a liquid not readily ionizable including, in com
bination, a mass of insulating material forming
a wall of the chamber, a pair of electrodes pro
vided with diverging energizing terminals and
spaced parallel plate portions generally embedded
in the mass of insulating material and each hav
domly spaced crystalline particles generally em
ing an end emerging from the insulating mate
bedded in the insulating mass and being partially
rial and dipping into the liquid in spaced rela
exposed at the surface thereof to the liquid be 70 tion to the end of any other parallel plate por
tween ends of the parallel plate portions of the
tion, a condenser having a constantly charging
electrodes, for causing the difference in electric
~ source of electric potential for the electrode ter
potential to create an electrical discharge in the
minals and having a switch in series therebe
liquid between the electrodes through a series of
tween closable to make available a difference in
electrical discharges taking place between each
electrical potential from the source across the
“2,578,146
11
12
electrodes, and a plurality of intervening con
material so as to dip into the liquid in the man
ductor elements in the mass between the elec
ner of the main electrodes.
11. In a device of the character described, a
trodes comprising spaced parallel plate portions
extending coextensively with the electrode paral
spark discharge unit comprising a chamber-wall
forming portion of insulating material adapted
lel plate portions and having each an end emerg
ing from the mass dipping into the liquid, for
causing the difference in electric potential to cre
ate an electrical discharge in the liquid between
electrodes through a series of electrical dis
to be impervious to and con?ne a contained liq»
uid at one side thereof, a concentric set of main
electrodes provided with relatively diverging elec
trode terminals and each having a substantial
charges taking place between each electrode and 10 portion thereof projecting internally through and
held by the insulating material so as to protrude
in part from the said one side thereof and dip
into the liquid, the electrodes being in parallel
spaced relation within the material to one an
10. In a device of the character described, a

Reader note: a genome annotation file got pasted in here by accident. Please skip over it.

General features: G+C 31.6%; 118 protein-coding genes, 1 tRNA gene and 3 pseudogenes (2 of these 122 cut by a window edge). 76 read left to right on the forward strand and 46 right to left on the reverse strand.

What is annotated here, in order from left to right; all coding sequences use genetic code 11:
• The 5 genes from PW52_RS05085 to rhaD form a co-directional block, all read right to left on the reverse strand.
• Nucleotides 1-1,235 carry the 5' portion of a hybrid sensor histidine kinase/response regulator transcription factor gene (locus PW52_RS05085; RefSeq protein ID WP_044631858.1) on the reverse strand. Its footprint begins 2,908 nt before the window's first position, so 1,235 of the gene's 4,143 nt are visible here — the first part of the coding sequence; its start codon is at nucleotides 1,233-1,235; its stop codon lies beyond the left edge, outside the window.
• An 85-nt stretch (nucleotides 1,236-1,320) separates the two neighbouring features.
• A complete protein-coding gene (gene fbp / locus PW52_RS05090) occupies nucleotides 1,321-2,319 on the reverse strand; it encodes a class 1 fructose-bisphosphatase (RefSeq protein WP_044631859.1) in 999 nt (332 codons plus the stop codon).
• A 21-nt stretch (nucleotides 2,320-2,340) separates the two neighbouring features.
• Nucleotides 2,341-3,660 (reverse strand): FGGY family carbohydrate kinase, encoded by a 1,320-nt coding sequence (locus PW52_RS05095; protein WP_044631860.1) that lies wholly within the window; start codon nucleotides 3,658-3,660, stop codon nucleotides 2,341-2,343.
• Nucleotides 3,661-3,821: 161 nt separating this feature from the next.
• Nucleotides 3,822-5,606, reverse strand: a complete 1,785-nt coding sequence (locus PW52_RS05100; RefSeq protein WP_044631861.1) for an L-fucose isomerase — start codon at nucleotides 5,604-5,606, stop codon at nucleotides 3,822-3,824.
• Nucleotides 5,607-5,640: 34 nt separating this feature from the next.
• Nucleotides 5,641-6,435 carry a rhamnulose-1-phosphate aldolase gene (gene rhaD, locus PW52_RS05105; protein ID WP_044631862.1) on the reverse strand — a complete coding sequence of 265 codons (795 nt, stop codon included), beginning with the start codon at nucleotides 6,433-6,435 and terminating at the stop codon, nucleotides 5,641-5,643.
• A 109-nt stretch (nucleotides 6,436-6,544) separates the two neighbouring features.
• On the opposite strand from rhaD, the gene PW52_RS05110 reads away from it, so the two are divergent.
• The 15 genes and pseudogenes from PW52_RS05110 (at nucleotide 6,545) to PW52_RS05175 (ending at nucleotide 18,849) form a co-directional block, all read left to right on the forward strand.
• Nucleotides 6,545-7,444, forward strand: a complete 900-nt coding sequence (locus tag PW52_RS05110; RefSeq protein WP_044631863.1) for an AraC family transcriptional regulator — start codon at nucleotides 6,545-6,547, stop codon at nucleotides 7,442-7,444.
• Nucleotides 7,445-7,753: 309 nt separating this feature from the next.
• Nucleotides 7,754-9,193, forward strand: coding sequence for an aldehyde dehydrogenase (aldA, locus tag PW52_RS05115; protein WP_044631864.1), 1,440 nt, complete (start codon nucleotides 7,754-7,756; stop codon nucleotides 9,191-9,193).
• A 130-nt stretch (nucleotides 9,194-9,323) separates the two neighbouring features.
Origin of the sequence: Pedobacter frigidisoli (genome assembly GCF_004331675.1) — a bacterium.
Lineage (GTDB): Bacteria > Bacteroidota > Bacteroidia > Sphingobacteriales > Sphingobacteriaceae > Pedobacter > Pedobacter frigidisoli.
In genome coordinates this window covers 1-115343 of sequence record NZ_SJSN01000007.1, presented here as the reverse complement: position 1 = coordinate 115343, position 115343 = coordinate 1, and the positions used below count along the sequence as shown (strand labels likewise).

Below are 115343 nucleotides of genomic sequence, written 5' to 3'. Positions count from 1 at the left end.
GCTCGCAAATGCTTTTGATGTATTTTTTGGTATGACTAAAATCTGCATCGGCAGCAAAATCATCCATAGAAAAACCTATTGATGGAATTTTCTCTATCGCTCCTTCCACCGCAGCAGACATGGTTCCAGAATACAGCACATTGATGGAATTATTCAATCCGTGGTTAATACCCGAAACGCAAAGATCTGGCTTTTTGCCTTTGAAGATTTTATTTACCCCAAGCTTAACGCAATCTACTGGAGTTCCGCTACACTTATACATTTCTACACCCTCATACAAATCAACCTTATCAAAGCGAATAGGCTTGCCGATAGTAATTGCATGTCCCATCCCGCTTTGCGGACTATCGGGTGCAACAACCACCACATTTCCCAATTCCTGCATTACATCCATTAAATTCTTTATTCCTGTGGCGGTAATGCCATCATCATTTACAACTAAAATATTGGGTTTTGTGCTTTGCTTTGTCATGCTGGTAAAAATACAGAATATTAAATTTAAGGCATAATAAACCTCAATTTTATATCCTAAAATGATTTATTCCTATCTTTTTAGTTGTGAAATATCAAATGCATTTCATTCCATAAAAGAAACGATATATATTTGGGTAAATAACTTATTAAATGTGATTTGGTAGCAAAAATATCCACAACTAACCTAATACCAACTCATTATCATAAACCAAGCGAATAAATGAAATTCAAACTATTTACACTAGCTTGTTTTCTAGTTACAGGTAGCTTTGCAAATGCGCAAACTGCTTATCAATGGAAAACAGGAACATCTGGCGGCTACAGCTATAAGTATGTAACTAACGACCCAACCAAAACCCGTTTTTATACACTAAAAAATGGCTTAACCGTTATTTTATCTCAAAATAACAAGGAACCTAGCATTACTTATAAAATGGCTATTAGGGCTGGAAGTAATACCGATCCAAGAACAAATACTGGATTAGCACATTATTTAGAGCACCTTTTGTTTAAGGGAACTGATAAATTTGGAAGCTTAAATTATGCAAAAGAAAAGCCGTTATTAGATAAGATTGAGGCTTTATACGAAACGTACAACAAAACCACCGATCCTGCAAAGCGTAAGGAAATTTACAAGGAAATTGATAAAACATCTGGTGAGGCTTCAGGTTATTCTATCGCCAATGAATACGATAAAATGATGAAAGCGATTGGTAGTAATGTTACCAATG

spark discharge unit comprising a chamber-wall 15 other at all points and being energizable to dif
ferent electrical potentials, and means for caus
forming portion of insulating material adapted to
ing the difference in electric potential to create
be impervious to and con?ne liquid at one side
an electrical discharge between the electrodes in
thereof, a set of strip-like main electrodes pro
the liquid, the just-named means comprising a
vided with relatively diverging electrode termi- nals and each having a substantial portion there 20 plurality of metallic rods embedded in the insu
lating material in parallel spaced relation to one
of projecting internally through and held by the
another and to each main electrode and having
insulating material so as to protrude in part from
a minor portion thereof protruding from said one
the said one side thereof and dip into the liquid,
side of the material so as to dip into the liquid
the electrodes being in parallel spaced relation
within the material to one another at all points 25 in the manner of the main electrodes.
JOHN R. MILLER.
and being energizable to di?erent electrical po
tentials, and means for causing the di?erence
REFERENCES CITED
of electric potential to create an electrical dis
The
following
references are of record in the V
charge between the electrodes in the liquid, the
the intervening elements and between the inter
vening elements spaced apart less than the elec
trodes.
just-named means comprising a plurality of me
30 ?le'of this patent:
UNITED STATES PATENTS
tallic plates embedded in the insulating material
in parallel spaced relation to one another and
to each main electrode and having a minor por
_ tion thereof protruding from said one side of the 3.5
‘Number
1,333,612
2,436,090
~
Name
Date
Fisher __________ __ Mar. 16, 1920
Bodine __________ __ Feb. 17, 1948